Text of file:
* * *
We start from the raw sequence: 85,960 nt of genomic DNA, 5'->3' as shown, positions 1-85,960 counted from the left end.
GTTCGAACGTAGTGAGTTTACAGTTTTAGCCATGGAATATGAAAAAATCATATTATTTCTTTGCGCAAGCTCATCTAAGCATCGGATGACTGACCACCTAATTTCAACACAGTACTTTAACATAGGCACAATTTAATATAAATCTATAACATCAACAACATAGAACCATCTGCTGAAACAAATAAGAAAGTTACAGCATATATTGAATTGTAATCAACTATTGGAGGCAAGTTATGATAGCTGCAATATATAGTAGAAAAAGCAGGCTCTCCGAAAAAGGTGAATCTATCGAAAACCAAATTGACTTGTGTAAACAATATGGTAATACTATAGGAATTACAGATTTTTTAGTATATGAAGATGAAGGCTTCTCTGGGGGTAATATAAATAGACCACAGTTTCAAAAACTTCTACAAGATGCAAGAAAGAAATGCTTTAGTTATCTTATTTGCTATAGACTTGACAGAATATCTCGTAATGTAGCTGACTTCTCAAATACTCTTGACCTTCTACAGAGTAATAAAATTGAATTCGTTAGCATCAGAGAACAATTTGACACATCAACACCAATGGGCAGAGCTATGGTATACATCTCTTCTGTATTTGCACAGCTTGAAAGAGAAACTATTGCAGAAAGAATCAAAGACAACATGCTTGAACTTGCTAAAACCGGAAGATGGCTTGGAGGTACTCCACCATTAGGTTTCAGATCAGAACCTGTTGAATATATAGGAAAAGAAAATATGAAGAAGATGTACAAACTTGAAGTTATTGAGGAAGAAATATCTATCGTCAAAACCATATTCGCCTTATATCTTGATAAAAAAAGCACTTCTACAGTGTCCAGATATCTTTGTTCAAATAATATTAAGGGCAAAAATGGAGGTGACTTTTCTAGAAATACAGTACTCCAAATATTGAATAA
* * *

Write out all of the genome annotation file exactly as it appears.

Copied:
We start from the raw sequence: 85,960 nt of genomic DNA, 5'->3' as shown, positions 1-85,960 counted from the left end.
GTTCGAACGTAGTGAGTTTACAGTTTTAGCCATGGAATATGAAAAAATCATATTATTTCTTTGCGCAAGCTCATCTAAGCATCGGATGACTGACCACCTAATTTCAACACAGTACTTTAACATAGGCACAATTTAATATAAATCTATAACATCAACAACATAGAACCATCTGCTGAAACAAATAAGAAAGTTACAGCATATATTGAATTGTAATCAACTATTGGAGGCAAGTTATGATAGCTGCAATATATAGTAGAAAAAGCAGGCTCTCCGAAAAAGGTGAATCTATCGAAAACCAAATTGACTTGTGTAAACAATATGGTAATACTATAGGAATTACAGATTTTTTAGTATATGAAGATGAAGGCTTCTCTGGGGGTAATATAAATAGACCACAGTTTCAAAAACTTCTACAAGATGCAAGAAAGAAATGCTTTAGTTATCTTATTTGCTATAGACTTGACAGAATATCTCGTAATGTAGCTGACTTCTCAAATACTCTTGACCTTCTACAGAGTAATAAAATTGAATTCGTTAGCATCAGAGAACAATTTGACACATCAACACCAATGGGCAGAGCTATGGTATACATCTCTTCTGTATTTGCACAGCTTGAAAGAGAAACTATTGCAGAAAGAATCAAAGACAACATGCTTGAACTTGCTAAAACCGGAAGATGGCTTGGAGGTACTCCACCATTAGGTTTCAGATCAGAACCTGTTGAATATATAGGAAAAGAAAATATGAAGAAGATGTACAAACTTGAAGTTATTGAGGAAGAAATATCTATCGTCAAAACCATATTCGCCTTATATCTTGATAAAAAAAGCACTTCTACAGTGTCCAGATATCTTTGTTCAAATAATATTAAGGGCAAAAATGGAGGTGACTTTTCTAGAAATACAGTACTCCAAATATTGAATAA